Rewriting my Literacy Narrative

As a child, I was engrossed in comics. Before smartphones, tablets, and laptops, I could always be found sitting at the dining table reading some comic or the other. There were three that I distinctly remember, Tinkle, Amar Chitra Katha, and Asterix and Obelix. Tinkle was an Indian comic company that compiled comic strips by famous Indian cartoonists and published them in volumes. The comics incorporated Indian politics, culture, and stories of morality. Next was Amar Chitra Katha, another Indian company that published graphic novels of prominent Indians and mythological characters in the Hindu religion. The Amar Chitra Katha comics were especially alluring because they allowed me to connect with my Indian heritage at a very young age. The third was Asterix and Obelix. It followed the adventures of two Gauls whose access to superhuman strength allowed them to hold out against the Roman invaders while also going on whacky adventures.

All three of these comic series had one thing in common, I wanted to read them.

One day during the summer of 2008, while I was sitting at the dining table reading an “Amar Chitra Katha” book, my dad approached me with a serious look in his eyes. When he arrived, he snatched the comic book out of my hands and replaced it with a large hardcover book that had the words Tin Tin Flight 714 in bold black font at the top. I looked up at him and he looked down at me and pointed to it with a stern look in his eyes. I grudgingly opened the cover and took a look at the first few panels.

I spent 30 minutes on the first page.

The incorporation of body language, the implied tone and awkwardness of certain characters, and an advanced vocabulary, to which I was not accustomed to, made progressing through the story extremely frustrating. This was the complete opposite of what I had been reading up to this point in my life, and it showed.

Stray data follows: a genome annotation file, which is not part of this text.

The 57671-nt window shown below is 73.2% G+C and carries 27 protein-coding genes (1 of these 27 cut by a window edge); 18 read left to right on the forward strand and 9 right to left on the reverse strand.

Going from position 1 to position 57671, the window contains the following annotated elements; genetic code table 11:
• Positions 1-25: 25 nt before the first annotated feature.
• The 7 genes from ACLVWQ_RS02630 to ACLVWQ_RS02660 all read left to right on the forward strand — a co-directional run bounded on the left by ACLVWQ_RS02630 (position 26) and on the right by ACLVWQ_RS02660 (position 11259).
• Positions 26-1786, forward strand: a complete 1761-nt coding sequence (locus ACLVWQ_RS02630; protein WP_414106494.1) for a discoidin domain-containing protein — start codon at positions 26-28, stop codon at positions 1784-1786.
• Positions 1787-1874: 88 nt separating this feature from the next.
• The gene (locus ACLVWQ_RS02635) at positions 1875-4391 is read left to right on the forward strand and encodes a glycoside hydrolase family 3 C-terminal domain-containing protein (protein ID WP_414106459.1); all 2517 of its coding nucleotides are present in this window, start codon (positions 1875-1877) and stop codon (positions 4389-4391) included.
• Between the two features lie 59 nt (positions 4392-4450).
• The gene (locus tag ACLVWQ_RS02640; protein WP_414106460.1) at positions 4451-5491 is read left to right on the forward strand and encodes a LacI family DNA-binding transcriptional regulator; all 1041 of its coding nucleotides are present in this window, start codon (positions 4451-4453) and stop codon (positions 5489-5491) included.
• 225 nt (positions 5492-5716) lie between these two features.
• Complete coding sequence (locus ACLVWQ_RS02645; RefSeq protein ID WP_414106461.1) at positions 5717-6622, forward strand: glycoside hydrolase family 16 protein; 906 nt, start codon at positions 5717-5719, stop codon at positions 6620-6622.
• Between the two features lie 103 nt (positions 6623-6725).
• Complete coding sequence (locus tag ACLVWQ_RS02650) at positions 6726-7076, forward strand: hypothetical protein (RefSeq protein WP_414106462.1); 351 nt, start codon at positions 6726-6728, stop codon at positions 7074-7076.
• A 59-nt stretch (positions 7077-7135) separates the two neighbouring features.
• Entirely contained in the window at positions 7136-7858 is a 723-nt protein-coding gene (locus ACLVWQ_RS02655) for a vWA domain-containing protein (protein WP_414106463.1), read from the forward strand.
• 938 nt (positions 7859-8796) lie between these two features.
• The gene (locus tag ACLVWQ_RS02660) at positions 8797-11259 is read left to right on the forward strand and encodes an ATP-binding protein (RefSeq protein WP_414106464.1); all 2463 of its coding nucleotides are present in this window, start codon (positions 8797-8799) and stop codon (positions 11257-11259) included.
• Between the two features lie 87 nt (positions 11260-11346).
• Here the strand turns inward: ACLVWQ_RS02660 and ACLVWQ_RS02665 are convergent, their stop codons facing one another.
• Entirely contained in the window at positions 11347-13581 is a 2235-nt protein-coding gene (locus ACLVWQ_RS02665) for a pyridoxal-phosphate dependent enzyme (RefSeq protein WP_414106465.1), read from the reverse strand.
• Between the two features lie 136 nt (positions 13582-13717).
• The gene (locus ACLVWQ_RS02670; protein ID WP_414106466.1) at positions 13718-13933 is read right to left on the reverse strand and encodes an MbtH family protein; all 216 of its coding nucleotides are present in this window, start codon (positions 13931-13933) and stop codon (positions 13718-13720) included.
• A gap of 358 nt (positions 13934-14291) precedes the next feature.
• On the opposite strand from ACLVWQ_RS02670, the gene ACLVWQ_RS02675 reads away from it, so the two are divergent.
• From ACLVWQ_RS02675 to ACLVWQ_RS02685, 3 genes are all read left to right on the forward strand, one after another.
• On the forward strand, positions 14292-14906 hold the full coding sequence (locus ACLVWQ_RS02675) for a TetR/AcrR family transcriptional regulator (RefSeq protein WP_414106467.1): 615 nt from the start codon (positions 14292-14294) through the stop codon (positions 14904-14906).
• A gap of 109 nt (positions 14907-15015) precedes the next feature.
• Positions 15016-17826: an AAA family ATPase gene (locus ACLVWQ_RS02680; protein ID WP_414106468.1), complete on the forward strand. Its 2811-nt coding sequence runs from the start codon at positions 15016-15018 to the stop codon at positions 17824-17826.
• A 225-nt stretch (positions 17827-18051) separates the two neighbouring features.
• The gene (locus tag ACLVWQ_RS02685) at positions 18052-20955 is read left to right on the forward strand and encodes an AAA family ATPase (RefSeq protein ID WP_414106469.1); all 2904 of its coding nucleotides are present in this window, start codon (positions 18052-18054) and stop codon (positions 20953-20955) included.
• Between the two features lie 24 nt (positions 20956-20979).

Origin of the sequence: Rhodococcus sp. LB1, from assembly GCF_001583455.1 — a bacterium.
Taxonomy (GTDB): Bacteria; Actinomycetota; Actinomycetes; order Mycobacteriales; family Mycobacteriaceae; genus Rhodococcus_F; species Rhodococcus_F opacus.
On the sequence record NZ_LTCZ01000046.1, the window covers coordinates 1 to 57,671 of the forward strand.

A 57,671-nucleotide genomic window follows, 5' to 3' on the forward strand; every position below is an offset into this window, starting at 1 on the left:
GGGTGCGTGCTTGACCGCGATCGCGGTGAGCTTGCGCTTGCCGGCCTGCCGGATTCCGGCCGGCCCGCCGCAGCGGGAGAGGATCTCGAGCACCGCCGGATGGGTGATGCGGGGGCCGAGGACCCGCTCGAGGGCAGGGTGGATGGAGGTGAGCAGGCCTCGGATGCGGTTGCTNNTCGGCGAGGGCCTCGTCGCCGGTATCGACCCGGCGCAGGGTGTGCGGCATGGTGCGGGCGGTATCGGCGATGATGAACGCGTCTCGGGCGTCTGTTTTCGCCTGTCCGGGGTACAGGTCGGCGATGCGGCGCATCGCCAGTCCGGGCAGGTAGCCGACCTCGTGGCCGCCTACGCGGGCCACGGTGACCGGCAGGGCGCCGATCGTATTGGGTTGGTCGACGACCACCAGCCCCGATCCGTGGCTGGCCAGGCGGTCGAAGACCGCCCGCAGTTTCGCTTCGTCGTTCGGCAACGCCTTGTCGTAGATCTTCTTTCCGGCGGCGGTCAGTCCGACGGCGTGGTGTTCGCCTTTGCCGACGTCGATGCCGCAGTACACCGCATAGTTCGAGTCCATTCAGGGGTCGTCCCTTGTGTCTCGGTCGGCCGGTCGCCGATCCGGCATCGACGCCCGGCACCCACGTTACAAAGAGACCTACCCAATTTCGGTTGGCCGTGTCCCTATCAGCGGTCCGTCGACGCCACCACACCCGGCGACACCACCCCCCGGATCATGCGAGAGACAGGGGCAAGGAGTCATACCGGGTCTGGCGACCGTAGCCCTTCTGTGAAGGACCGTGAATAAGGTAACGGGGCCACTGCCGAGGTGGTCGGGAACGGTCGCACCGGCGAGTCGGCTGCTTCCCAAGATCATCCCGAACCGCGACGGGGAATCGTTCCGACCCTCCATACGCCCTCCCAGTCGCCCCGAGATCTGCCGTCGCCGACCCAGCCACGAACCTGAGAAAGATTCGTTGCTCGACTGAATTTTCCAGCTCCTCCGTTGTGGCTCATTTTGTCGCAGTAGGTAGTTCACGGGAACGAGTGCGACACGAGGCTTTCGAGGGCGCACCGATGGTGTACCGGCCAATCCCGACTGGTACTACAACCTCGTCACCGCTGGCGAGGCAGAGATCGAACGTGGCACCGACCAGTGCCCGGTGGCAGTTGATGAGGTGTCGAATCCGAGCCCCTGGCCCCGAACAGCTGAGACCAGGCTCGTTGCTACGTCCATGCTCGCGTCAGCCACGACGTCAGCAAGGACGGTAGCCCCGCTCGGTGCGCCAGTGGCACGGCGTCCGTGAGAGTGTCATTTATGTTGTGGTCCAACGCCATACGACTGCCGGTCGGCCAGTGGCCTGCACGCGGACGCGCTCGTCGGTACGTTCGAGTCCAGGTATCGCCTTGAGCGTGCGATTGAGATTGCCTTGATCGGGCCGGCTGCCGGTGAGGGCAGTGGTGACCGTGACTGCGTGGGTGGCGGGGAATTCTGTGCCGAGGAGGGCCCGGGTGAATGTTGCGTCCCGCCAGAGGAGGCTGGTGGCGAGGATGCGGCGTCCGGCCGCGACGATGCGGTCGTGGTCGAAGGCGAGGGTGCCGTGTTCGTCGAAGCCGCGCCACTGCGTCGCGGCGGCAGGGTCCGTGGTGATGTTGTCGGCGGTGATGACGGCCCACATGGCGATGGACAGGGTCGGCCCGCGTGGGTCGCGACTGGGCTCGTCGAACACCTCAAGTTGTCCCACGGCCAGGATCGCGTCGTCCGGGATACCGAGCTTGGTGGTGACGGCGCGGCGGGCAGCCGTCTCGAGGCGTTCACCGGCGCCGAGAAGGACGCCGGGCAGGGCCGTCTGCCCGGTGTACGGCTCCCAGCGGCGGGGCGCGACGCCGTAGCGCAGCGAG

I sat there rereading the first page over and over again, but little did I know how significant a moment this would.  

During my Freshman and Sophomore years of high school, I was an extremely poor writer. It was not so much that I could not write well as much as it was my inability to analyze and understand advanced texts. My middle school had prepared me poorly for the advanced texts of high school and I struggled to try to read books like To Kill a Mockingbird and Lord of the Flies. I would get stuck on new words, and literary ideas like ‘theme’ and ‘juxtaposition’ were thrown around as if we had been accustomed to them for years. The point I make is that my difficulties analyzing novel pieces of literature began that summer, a problem that would stick with me for 9 years.

The turning point in high school was understanding the significance of that moment during the summertime. Today, Tin Tin is my favorite comic book series trumping Tinkle, Amar Chitra Katha, and Asterix and Obelix.

But how? Had I not hated it and at one point even thrown it against my living room wall?

The answer was in perspective. I had begun reading Tin Tin with the mindset that I did not want to continue reading. Any minor setback would have compounded on itself, and before I knew it I was stuck and frustrated and feeling, quite frankly, dumb.

The next day when I picked the Tin Tin comic up again, I brought with me a more accepting perspective. Instantly I began relating to characters, laughing at the slapstick comedy of the Thompson and Thomson twins, and overall enjoying the book.

It was this revelation during my junior year that helped me understand the key to my literary success. I stopped reading the assigned texts with the mindset to finish it because it was homework, rather I read them for enjoyment. I experienced the same thing as all those years ago and I saw an instant improvement in my writing abilities. What happened with Tin Tin was now happening with The Great Gatsby, The Scarlet Letter, and Night.

I have used this technique in school texts ever since and I continuously see the same successful results. It is something I tell anyone who faces the same struggles I did. Initially, they’ll roll their eyes at me but over time, they realize how helpful a change in mindset is. And it is not a tall task either. As long as you stick through with it and don’t let your mind fall down the rabbit hole of boredom, anger, and frustration, you will be fine.